Bath considers new water project
Engineer Randy Watson of Thrasher Engineering of Clarksburg and Bath Chief Water Operator Terry Largent appeared before the Town of Bath Council Tuesday, October 4 to propose a new water project.
Watson was the engineer and project manager for the town’s last two water projects that have significantly reduced the amount of loss in the water distribution system.
Watson said the proposed project would replace more water lines and inspect and paint two of the town’s water towers without any increase in water rates.
“Your rates in town right now are some of the highest in the entire state. But the good news to that is you finally qualify for grant dollars,” Watson said.
He explained the town now qualifies for a 50% grant on any future water projects from the state’s infrastructure council.
Watson said the proposed project will replace the metering system in the water plant, the water main on U.S. 522 from the Sheetz Station to Myers Street as well as other smaller water lines in town and upgrade the water towers at Myers Street and War Memorial Hospital.
He said the project will cost $1.8 - $2 million. Watson proposed using some money from the Water Department’s repair and replacement fund, borrowing $1 million over 38 years at 1% interest and applying for a 50% grant from the infrastructure council.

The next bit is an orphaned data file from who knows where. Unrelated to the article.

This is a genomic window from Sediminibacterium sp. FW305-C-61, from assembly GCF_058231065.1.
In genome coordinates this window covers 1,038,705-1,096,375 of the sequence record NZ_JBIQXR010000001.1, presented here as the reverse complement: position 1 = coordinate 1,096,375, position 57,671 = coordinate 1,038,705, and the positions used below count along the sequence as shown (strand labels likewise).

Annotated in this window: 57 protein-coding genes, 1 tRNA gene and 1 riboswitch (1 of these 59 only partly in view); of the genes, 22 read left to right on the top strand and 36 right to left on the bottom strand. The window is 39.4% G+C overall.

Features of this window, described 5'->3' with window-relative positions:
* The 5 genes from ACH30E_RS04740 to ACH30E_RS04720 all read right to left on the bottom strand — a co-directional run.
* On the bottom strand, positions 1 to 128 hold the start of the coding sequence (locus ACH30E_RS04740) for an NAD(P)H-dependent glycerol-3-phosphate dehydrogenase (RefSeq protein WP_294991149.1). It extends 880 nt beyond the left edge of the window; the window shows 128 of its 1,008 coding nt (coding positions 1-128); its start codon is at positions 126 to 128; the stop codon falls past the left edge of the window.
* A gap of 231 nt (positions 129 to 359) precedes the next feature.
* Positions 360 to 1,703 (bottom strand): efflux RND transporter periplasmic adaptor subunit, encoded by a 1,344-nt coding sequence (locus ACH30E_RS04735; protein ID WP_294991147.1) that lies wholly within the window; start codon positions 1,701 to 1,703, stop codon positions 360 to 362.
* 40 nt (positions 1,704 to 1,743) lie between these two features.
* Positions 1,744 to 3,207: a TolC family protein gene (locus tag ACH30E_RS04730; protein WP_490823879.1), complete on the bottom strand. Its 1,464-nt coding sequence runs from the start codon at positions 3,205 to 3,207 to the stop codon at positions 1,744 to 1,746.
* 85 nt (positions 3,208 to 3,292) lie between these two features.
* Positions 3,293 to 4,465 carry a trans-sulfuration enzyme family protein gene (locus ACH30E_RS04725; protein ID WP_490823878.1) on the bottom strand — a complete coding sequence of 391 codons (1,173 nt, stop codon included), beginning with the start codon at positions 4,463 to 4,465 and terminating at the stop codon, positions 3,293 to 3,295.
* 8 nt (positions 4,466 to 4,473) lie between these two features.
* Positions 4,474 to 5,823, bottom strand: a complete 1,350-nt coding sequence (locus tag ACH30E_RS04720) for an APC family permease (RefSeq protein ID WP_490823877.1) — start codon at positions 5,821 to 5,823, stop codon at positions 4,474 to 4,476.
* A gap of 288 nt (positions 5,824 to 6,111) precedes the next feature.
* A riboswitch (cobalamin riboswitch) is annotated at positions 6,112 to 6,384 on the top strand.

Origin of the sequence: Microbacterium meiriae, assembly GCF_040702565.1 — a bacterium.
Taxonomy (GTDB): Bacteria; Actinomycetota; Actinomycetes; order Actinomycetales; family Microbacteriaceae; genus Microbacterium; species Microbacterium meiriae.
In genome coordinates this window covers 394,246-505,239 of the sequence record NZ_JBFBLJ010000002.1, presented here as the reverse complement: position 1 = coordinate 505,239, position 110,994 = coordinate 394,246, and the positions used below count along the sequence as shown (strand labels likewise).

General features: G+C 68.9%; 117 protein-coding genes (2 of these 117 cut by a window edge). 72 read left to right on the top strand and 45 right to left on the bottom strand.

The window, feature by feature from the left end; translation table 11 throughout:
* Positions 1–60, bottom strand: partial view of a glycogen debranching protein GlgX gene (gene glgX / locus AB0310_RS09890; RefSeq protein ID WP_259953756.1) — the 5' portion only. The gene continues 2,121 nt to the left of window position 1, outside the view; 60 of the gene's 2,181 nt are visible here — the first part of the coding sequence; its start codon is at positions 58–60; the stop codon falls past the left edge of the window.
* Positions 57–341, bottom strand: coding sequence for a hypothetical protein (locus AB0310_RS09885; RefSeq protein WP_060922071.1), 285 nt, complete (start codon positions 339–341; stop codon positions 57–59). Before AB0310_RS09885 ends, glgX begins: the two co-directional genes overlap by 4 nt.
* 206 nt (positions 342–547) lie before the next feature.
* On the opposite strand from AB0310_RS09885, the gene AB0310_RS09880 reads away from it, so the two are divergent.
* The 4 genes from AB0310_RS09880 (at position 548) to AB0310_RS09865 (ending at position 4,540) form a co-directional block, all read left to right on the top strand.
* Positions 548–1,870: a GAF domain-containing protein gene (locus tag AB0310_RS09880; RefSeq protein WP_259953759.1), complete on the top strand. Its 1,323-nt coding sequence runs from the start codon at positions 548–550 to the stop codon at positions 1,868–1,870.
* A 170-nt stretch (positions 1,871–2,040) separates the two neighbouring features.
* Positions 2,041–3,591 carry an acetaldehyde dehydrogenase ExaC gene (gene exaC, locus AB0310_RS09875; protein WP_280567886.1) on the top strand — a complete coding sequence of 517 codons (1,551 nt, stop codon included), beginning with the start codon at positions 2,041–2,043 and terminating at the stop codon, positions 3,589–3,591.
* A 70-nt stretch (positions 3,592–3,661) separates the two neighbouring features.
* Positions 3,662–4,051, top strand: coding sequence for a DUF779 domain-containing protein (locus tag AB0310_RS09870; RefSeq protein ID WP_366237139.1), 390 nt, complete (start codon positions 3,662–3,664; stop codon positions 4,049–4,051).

He said the monthly cost for debt service to the Water Works would be about $3,000.
“I think your chances of being funded for that is very good because you have never gotten a grant before,” Watson said.
Largent said the Water Department has had a lot of trouble with leaks in town between Williams and Fairfax streets, as well as on U.S. 522 from Fairfax to Myers streets. He said the line from Mercer Street up Fairfax Street to the hospital needs to be replaced.
Largent suggested getting divers to inspect the inside of the water tanks. He said the tanks have never had an internal inspection and the tank at the hospital has been up there for 60 years.
“Any kind of water project like this is huge, and it takes a lot of thought, a lot of planning, a lot of lawyering, a lot of grant writing and a lot of engineering,” Mayor Susan Webster said.
Because there are three new council members that have never been involved in a water project, Webster asked Town Clerk Margie Allgyer to set up a separate meeting so the council can go over the project in detail with Watson and Largent.
Property line issues
Kristin and Charley Willard of Coughlin Street asked council for help in repairing a bridge on the street that provides access to their home. The bridge is in disrepair and the couple is worried that trucks delivering heating oil for the winter will not cross the bridge.
The Willard’s property line, a neighbor’s property line and the town’s property line converge near the bridge and Webster asked Councilman Andy Swaim to research the deeds at the courthouse to determine ownership of the bridge.
In a similar case, Trinity Asbury Church on Wilkes Street has asked the town to help pay for repaving the alley leading to the church parking lot. The church is repaving the lot and wants the town to pay for one third of the cost of paving the alleyway.
Webster asked Swaim to also research the ownership of the alley while at the courthouse.